Data leaked to a consortium of news organizations suggests that several countries use Pegasus, a powerful cyberespionage tool, to spy on rights activists, dissidents and journalists.
By Ronen Bergman and Patrick Kingsley | The New York Times | July 20, 2021
The allegations may escalate concerns that the Israeli government has abetted government abuses by granting NSO an export license to sell software to countries that use it to suppress dissent.
TEL AVIV — A major Israeli cyber-surveillance company, NSO Group, came under heightened scrutiny Sunday after an international alliance of news outlets reported that governments used its software to target journalists, dissidents and opposition politicians.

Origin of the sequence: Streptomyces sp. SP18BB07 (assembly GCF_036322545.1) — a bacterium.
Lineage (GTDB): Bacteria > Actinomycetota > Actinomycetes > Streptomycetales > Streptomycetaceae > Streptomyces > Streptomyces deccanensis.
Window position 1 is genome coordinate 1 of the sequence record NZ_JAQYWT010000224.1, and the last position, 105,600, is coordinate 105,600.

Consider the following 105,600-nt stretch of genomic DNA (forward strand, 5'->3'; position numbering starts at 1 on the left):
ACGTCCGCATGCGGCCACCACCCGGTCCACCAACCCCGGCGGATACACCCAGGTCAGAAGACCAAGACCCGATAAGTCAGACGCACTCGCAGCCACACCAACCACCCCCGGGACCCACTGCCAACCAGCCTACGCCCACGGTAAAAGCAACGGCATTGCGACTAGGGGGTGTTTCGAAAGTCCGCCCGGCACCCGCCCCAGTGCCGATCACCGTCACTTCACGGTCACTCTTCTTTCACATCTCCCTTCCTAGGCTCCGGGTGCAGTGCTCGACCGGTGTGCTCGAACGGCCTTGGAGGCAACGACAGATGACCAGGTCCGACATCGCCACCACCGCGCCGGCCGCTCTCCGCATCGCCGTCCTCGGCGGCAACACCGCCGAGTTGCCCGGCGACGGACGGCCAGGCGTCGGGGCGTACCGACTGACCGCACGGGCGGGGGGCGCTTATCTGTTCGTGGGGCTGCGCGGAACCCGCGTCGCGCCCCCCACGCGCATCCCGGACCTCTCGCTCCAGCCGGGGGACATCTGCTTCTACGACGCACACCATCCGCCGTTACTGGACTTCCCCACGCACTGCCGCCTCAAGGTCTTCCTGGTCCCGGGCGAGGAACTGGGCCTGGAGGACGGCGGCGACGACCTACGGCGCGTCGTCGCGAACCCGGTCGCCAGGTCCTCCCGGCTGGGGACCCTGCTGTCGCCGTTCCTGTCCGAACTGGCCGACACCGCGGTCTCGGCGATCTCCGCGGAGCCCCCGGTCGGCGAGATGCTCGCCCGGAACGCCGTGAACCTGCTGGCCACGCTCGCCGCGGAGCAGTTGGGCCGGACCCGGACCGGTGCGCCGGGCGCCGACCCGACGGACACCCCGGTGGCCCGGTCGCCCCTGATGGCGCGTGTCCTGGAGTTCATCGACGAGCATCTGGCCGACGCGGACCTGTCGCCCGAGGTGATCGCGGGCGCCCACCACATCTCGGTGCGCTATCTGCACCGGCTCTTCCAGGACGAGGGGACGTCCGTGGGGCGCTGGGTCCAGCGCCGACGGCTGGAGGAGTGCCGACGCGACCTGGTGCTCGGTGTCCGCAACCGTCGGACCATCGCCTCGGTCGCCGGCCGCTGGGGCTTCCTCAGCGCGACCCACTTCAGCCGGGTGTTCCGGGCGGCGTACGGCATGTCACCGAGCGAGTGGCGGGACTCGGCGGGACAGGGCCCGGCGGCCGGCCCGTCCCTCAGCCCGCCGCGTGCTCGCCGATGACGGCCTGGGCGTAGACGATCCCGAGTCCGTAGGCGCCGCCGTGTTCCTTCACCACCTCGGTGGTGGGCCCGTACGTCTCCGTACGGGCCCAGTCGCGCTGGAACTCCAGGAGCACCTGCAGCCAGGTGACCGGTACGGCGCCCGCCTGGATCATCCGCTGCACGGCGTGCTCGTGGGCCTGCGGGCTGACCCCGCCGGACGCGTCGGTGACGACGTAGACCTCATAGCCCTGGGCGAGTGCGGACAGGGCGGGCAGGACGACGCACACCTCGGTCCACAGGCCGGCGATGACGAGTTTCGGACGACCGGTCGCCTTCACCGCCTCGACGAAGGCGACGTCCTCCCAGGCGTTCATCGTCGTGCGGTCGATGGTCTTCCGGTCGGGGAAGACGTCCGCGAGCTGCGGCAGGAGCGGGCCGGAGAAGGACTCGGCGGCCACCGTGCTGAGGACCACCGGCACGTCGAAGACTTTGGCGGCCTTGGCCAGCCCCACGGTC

The Israeli government also faced renewed international pressure for allowing the company to do business with authoritarian regimes that use the spyware for purposes that go far afield of the company’s stated aim: targeting terrorists and criminals.
NSO strongly denied the claims.
NSO has attracted scrutiny since 2016, when the company’s software was said to be used against a rights activist in the United Arab Emirates and a journalist in Mexico. Since then, The New York Times has reported that the software was deployed against journalists, rights campaigners and policymakers in Mexico and Saudi Arabia. The new reports that appeared Sunday suggest that the firm’s software has been used against more people in more countries than had previously been reported.